message 8: by Melody (last edited Mar 05, 2009 06:59PM) (new)

Melody Kephart (MelodyKephart) | 14 comments I nominate "The Windy Day" by G. Brian Karas. Illustrations were done by the author as well. This book is about a boy named Bernard who finds out just how wonderful and exciting the world can be. As you turn the pages of this book, you will be excited over the wonderful child-like illustration. Each page has a picture that looks as though a child did the illustrating. With such technique from the author/illustrator, its no wonder that this book should be chosen for the award!

This book has been given a grand review by The Center for Children's Books. It also won the 1997 Boston Globe-Horn Award. This reward clearly depicts the book as one of the finest written and illustrated which is why it should be chosen for the Zoe Award.
This book is for an early reader. It uses sight words which will help the young readers.
The Windy Day by G. Brian Karas


message 9: by Alecia (last edited Mar 01, 2009 09:08AM) (new)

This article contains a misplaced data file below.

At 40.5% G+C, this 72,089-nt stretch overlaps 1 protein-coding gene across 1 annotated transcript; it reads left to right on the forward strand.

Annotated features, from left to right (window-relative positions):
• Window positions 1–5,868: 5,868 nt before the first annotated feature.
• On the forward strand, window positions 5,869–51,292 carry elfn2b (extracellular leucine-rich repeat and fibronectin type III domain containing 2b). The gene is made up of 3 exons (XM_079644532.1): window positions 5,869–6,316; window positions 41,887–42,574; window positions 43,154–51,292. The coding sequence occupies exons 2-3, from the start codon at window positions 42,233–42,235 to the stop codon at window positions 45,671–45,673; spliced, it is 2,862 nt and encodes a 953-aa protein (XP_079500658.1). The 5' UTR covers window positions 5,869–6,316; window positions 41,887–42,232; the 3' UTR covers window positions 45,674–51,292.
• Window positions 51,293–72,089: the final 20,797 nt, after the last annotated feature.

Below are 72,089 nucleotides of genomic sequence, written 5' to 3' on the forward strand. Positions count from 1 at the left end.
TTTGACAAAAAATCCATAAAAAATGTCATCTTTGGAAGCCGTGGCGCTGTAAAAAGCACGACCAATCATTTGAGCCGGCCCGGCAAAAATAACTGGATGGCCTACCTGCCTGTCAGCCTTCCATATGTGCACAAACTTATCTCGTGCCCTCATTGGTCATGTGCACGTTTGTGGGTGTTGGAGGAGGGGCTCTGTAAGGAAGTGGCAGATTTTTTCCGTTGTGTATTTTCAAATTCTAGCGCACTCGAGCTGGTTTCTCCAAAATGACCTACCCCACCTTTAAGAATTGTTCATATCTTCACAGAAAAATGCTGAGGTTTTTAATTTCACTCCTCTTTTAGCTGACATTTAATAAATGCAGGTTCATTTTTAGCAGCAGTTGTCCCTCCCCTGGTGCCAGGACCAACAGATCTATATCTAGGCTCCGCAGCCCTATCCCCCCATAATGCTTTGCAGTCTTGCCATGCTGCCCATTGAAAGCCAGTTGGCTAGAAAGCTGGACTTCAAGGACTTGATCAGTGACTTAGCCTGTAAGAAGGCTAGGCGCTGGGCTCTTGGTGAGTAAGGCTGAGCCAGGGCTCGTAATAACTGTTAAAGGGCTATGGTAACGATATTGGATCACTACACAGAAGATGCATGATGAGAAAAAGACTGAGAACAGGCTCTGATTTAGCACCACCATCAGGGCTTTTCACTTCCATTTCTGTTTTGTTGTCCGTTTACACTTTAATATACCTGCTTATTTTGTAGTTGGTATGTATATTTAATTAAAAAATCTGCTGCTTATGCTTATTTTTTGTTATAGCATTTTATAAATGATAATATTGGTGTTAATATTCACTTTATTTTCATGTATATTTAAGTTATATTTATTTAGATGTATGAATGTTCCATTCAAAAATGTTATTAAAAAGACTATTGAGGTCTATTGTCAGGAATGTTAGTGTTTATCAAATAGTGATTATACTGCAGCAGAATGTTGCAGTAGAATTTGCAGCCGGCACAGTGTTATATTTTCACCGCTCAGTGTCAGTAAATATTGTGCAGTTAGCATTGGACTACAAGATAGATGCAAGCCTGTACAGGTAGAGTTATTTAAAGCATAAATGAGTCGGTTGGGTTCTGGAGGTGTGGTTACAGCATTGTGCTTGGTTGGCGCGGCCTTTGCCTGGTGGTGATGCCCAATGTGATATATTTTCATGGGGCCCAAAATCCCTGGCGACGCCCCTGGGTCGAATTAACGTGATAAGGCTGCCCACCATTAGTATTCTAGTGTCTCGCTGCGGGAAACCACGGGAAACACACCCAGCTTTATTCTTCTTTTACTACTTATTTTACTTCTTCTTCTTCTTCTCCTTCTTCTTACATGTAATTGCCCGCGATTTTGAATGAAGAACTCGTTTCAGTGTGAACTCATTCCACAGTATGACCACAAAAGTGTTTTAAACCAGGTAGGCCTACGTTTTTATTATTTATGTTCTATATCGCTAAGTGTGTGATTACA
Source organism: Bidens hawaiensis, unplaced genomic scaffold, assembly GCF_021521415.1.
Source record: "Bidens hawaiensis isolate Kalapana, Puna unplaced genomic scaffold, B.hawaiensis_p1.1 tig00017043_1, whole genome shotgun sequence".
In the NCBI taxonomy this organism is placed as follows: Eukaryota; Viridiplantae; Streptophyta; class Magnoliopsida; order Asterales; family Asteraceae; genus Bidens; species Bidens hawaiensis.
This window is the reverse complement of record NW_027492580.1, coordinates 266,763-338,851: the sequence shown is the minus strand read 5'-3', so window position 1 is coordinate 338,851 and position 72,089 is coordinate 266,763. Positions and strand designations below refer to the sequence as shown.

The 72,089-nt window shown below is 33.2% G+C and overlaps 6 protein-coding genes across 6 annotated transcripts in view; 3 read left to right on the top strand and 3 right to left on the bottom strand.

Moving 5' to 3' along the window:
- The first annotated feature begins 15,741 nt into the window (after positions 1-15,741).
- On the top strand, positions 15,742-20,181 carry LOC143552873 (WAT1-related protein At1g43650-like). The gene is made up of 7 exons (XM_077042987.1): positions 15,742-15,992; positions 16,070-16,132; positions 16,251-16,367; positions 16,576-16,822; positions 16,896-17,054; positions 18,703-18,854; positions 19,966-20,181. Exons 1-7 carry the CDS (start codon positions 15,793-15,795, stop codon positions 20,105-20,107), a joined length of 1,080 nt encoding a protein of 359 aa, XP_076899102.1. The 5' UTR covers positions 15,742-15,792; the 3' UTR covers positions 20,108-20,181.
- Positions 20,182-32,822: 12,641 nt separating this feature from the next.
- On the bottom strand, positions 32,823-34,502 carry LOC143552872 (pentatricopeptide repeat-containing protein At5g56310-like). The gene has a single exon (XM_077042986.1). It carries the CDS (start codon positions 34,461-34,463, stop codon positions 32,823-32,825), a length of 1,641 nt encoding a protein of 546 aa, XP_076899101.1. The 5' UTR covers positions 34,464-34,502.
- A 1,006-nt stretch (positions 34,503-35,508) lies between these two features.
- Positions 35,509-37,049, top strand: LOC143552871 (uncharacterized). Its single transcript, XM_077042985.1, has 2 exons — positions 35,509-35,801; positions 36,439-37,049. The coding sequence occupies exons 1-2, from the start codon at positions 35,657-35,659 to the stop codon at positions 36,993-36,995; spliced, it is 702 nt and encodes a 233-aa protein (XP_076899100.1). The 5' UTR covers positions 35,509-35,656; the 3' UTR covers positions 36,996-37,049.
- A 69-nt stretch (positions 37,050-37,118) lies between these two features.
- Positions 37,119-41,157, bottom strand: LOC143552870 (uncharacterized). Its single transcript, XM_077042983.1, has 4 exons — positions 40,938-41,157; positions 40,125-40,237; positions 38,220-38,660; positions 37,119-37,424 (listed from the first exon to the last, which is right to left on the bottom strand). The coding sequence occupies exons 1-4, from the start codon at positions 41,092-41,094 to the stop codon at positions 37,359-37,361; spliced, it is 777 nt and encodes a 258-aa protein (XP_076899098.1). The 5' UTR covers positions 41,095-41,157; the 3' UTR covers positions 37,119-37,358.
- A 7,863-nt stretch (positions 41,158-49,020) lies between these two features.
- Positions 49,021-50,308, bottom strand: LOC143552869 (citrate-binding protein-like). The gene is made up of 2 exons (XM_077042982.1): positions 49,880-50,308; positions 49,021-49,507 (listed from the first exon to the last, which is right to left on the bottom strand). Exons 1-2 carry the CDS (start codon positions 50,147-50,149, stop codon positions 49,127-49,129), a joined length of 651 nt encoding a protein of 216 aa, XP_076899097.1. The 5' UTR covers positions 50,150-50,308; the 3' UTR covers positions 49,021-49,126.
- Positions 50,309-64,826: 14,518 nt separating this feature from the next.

Alecia | 13 comments I nominate A Kick in the Head: An Everyday Guide to Poetic Forms for the Zoe Award. This picture book poetry collaboration is jam-packed with poems selected by Paul Janeczko and illustrated by Chris Raschka. Not only are the illustrations that accompany the poetry in this book child-like, they are incredible! Each illustration symbolizes the poem that it’s drawn next to. It looks as though children were writing their own poetry and illustrating the poem themselves. The drawings are filled with tons of color and no two are alike. Many different elementary art forms are taken on in the illustrations. Torn paper-and-paint and watercolor are just two mediums used to create these terrific child-like illustrations. I also really like this book because not only are the illustrations gorgeous, the book is also a really helpful resource to have when teaching or demonstrating poetry to students. Gorgeous child-like illustrations, great poetry, and an over all great pick for the Zoe Award!